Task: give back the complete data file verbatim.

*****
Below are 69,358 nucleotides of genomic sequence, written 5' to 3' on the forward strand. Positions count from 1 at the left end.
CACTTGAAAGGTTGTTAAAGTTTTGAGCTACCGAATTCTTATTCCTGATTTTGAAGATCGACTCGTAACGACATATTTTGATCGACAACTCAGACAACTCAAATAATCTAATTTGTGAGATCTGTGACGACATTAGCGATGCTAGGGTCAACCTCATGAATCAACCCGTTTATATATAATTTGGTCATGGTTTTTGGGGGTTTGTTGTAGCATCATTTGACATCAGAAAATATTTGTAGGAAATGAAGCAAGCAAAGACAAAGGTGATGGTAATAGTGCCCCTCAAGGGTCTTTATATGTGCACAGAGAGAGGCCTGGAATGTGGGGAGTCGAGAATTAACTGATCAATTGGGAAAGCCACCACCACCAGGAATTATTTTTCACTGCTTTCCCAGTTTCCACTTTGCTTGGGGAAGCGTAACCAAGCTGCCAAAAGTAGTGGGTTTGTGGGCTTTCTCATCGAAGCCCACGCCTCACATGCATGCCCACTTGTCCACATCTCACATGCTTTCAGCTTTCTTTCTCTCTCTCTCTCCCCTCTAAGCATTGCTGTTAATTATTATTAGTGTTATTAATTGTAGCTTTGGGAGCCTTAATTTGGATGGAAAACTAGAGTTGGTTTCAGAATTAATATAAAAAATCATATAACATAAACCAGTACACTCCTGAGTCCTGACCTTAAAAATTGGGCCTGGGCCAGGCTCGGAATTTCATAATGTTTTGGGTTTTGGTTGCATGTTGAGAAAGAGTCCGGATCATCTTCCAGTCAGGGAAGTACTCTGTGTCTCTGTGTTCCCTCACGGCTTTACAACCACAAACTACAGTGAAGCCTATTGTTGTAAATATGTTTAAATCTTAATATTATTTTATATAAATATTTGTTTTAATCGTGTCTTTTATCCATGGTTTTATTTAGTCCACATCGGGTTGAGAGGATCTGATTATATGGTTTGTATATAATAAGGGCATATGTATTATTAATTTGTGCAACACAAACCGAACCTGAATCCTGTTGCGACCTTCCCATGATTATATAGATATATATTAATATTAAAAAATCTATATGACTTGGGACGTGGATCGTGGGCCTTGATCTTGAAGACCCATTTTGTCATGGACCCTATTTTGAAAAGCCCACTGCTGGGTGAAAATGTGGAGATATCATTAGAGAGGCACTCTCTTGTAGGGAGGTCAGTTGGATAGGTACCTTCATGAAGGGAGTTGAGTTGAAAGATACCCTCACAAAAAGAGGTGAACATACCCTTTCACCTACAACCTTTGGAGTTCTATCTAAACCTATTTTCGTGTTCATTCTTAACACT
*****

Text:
Below are 69,358 nucleotides of genomic sequence, written 5' to 3' on the forward strand. Positions count from 1 at the left end.
CACTTGAAAGGTTGTTAAAGTTTTGAGCTACCGAATTCTTATTCCTGATTTTGAAGATCGACTCGTAACGACATATTTTGATCGACAACTCAGACAACTCAAATAATCTAATTTGTGAGATCTGTGACGACATTAGCGATGCTAGGGTCAACCTCATGAATCAACCCGTTTATATATAATTTGGTCATGGTTTTTGGGGGTTTGTTGTAGCATCATTTGACATCAGAAAATATTTGTAGGAAATGAAGCAAGCAAAGACAAAGGTGATGGTAATAGTGCCCCTCAAGGGTCTTTATATGTGCACAGAGAGAGGCCTGGAATGTGGGGAGTCGAGAATTAACTGATCAATTGGGAAAGCCACCACCACCAGGAATTATTTTTCACTGCTTTCCCAGTTTCCACTTTGCTTGGGGAAGCGTAACCAAGCTGCCAAAAGTAGTGGGTTTGTGGGCTTTCTCATCGAAGCCCACGCCTCACATGCATGCCCACTTGTCCACATCTCACATGCTTTCAGCTTTCTTTCTCTCTCTCTCTCCCCTCTAAGCATTGCTGTTAATTATTATTAGTGTTATTAATTGTAGCTTTGGGAGCCTTAATTTGGATGGAAAACTAGAGTTGGTTTCAGAATTAATATAAAAAATCATATAACATAAACCAGTACACTCCTGAGTCCTGACCTTAAAAATTGGGCCTGGGCCAGGCTCGGAATTTCATAATGTTTTGGGTTTTGGTTGCATGTTGAGAAAGAGTCCGGATCATCTTCCAGTCAGGGAAGTACTCTGTGTCTCTGTGTTCCCTCACGGCTTTACAACCACAAACTACAGTGAAGCCTATTGTTGTAAATATGTTTAAATCTTAATATTATTTTATATAAATATTTGTTTTAATCGTGTCTTTTATCCATGGTTTTATTTAGTCCACATCGGGTTGAGAGGATCTGATTATATGGTTTGTATATAATAAGGGCATATGTATTATTAATTTGTGCAACACAAACCGAACCTGAATCCTGTTGCGACCTTCCCATGATTATATAGATATATATTAATATTAAAAAATCTATATGACTTGGGACGTGGATCGTGGGCCTTGATCTTGAAGACCCATTTTGTCATGGACCCTATTTTGAAAAGCCCACTGCTGGGTGAAAATGTGGAGATATCATTAGAGAGGCACTCTCTTGTAGGGAGGTCAGTTGGATAGGTACCTTCATGAAGGGAGTTGAGTTGAAAGATACCCTCACAAAAAGAGGTGAACATACCCTTTCACCTACAACCTTTGGAGTTCTATCTAAACCTATTTTCGTGTTCATTCTTAACACT